Stem Cells, Therapeutic Cloning, and the Soul

By Pollack, Robert | Cross Currents, Spring 2002 | Go to article overview

Stem Cells, Therapeutic Cloning, and the Soul


Pollack, Robert, Cross Currents


"Poets and physicians are closely allied in thought. Diagnostics and cure (truth and love, in essence) belong to both professions."

Robert Graves, in a letter to me, December 30, 1961

President Bush has been this country's most effective teacher of biology since Clarence Darrow. No longer can any citizen blame a bad experience in a high school or college class for ignorance of these facts:

* Two sorts of cells -- sperm and egg -- can live longer than the persons whose bodies produces them. For dais to happen, these cells must first join their genetic material together to form a fertilized egg cell with a totally new and unique version of the human genome.

* When a fertilized egg finds itself in a special environment -- a woman's uterus -- it may multiply and differentiate into a new person, whose individuality will be based in large measure on its new genetic makeup. In the laboratory, sperm and egg can be mixed together to form a fertilized egg that will then divide in a dish to produce an early embryo in vitro, which may then be implanted into a woman's uterus to develop into a person, or frozen into a state of suspended animation, or dissociated into separate embryonic stern cells for further study, or discarded.

* Scientists working without federal support have dissociated early embryos into separate cells, and from these they produced some sixty lines of cultured cells that now are claimed to grow indefinitely in a dish. Each of these one day may be stimulated by hormones to differentiate into any of the cell types that make up the body and brain of a person. Such differentiated cells derived from early embryos may have broad medical utility. They may -- in principle, if not yet in practice -- be used to replace tissues worn out by aging or destroyed by accident or infectious disease, or they may be able to rescue the tissues damaged by genetic disease, the inherited inability to produce or maintain one or another aspect of normal tissue development.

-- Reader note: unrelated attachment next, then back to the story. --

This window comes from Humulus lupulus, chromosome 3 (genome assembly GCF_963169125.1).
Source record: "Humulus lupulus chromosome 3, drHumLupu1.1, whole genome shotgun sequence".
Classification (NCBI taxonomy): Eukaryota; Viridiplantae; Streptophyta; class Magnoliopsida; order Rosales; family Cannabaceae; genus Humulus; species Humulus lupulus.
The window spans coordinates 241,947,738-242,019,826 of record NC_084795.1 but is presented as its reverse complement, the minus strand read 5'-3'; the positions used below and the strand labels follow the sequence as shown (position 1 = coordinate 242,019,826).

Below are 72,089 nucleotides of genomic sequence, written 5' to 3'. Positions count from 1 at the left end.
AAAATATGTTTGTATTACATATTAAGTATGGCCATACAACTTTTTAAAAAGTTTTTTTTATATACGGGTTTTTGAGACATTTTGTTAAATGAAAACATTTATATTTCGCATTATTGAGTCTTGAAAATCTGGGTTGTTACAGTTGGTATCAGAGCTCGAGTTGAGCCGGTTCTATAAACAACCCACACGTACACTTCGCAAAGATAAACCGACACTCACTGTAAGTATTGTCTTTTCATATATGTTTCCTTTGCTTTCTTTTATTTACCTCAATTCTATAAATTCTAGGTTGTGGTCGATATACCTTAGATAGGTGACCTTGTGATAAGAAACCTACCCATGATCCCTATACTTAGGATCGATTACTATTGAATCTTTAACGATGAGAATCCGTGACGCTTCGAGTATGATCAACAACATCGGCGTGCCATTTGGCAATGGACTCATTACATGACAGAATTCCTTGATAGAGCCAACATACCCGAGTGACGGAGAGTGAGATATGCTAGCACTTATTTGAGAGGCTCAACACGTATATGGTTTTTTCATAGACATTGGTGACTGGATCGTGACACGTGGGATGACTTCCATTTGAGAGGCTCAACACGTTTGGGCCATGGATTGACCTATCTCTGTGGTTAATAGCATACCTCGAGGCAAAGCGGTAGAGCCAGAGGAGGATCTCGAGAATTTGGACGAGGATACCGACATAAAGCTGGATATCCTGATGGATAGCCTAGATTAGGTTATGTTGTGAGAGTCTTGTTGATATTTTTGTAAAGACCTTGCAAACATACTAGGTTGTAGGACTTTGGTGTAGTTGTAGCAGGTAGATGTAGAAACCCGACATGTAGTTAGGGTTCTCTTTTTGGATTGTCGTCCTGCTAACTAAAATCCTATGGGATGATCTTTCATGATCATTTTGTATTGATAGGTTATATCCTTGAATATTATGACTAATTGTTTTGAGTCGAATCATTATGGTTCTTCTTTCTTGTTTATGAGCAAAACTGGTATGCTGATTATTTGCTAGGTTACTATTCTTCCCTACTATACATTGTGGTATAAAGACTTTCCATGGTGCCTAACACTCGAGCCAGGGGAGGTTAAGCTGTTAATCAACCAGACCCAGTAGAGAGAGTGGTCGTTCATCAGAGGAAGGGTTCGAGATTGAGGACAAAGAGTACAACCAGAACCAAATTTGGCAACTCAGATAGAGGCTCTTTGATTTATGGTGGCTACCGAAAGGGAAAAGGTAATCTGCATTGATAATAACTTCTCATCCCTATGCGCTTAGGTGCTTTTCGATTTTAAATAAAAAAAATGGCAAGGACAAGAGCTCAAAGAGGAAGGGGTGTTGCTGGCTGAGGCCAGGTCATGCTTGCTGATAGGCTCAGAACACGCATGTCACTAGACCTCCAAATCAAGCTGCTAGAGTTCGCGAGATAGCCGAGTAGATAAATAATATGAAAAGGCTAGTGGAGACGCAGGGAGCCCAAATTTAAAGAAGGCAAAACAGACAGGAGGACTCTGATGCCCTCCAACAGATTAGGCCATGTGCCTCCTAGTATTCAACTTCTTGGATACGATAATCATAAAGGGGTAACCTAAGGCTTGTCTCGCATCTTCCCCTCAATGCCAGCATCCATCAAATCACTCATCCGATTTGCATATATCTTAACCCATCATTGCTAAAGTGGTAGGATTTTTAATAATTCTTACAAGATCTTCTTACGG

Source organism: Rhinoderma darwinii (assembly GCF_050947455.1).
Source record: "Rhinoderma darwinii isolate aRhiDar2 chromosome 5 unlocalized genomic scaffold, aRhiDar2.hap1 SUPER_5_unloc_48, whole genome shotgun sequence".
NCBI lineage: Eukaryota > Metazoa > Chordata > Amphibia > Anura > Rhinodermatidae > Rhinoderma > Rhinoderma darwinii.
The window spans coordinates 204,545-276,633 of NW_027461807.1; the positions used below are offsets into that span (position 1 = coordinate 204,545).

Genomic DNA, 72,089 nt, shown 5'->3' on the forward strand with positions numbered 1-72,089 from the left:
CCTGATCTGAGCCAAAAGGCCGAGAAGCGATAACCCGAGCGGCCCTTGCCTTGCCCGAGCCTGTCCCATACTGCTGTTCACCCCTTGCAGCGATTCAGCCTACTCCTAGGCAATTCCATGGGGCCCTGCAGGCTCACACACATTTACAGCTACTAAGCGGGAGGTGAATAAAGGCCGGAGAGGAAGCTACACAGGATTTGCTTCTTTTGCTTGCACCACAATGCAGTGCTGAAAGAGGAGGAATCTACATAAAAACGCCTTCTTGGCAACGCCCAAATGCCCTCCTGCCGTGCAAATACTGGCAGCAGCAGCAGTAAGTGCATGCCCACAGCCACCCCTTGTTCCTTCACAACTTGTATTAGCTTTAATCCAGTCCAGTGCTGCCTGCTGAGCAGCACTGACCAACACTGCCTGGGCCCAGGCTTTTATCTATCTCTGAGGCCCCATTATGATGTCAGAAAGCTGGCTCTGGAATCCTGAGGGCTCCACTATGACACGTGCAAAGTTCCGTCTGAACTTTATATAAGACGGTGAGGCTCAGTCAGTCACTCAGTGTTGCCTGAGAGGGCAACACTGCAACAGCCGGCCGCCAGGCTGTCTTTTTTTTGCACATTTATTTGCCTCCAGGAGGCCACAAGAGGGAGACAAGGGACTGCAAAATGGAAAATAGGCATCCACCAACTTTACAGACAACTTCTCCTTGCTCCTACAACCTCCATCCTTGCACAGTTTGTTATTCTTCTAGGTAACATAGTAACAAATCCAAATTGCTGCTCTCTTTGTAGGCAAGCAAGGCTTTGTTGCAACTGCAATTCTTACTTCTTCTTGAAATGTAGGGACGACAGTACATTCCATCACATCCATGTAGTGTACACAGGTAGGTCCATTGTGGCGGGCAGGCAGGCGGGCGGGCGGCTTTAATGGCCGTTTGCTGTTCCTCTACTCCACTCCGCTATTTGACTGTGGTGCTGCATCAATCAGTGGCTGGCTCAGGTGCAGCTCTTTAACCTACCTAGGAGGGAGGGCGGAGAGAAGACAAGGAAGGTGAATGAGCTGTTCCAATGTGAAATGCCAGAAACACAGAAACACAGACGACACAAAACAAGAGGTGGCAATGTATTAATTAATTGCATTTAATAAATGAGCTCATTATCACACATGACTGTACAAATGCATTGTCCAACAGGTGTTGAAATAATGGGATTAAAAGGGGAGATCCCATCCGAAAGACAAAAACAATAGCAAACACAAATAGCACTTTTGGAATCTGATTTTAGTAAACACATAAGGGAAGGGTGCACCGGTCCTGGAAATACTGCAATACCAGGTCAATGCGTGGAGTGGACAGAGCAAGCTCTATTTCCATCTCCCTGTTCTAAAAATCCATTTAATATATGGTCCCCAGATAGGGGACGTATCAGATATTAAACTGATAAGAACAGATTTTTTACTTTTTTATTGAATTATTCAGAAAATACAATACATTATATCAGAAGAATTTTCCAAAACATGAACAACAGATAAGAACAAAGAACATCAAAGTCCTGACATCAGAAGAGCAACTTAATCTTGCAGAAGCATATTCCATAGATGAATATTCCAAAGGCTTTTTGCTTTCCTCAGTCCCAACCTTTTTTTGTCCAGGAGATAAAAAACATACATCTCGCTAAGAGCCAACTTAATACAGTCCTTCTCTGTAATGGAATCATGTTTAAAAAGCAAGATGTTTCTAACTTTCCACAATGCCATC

All of this current and future biology can be found in the President's short speech of August 10, 2001. From these facts and hopes, the President reached the following two conclusions:

* First, the federal government will fund further research with the sixty currently reported embryonic stem cell lines.

* Second, the federal government will not fund research that would establish any further undifferentiated embryonic stem cell lines, nor research into any other uses of human egg cells.

Both of these conclusions were unexpected and, given the science that accompanied them, both have been hard to understand. The immediate question raised by the first of these two decisions is, why so many lines? If stem cell lines can grow as little balls simply by being given nutrients but not differentiating signals, why not just one cell line, grown and partitioned by the government into as many vials as needed? The complementary question raised by the second decision is, why only these sixty? Having revealed his distaste for the idea of dissociating the cells of an embryo for research purposes, why did the President not authorize research on other technologies that might yield the same or better clinical outcomes without this initial step?

While neither decision makes sense on the basis of the science used by the President to support it, each becomes understandable when seen through the lens of his publicly acknowledged, deeply held religious convictions. It is odd that no one -- not the President, nor the press, nor the many corporate and university ethicists, scientists, and doctors who have spoken out in the past few weeks -- has seemed comfortable admitting the matter of personal religious belief to the discussion of these two decisions. Rather than trying to articulate the President's reasoning -- which would require acknowledging that religious belief has had a place in the national discourse, a fact that they surely already know but apparently cannot say aloud -- most commentators have concluded that these decisions represent no more than the ordinary political compromising. …

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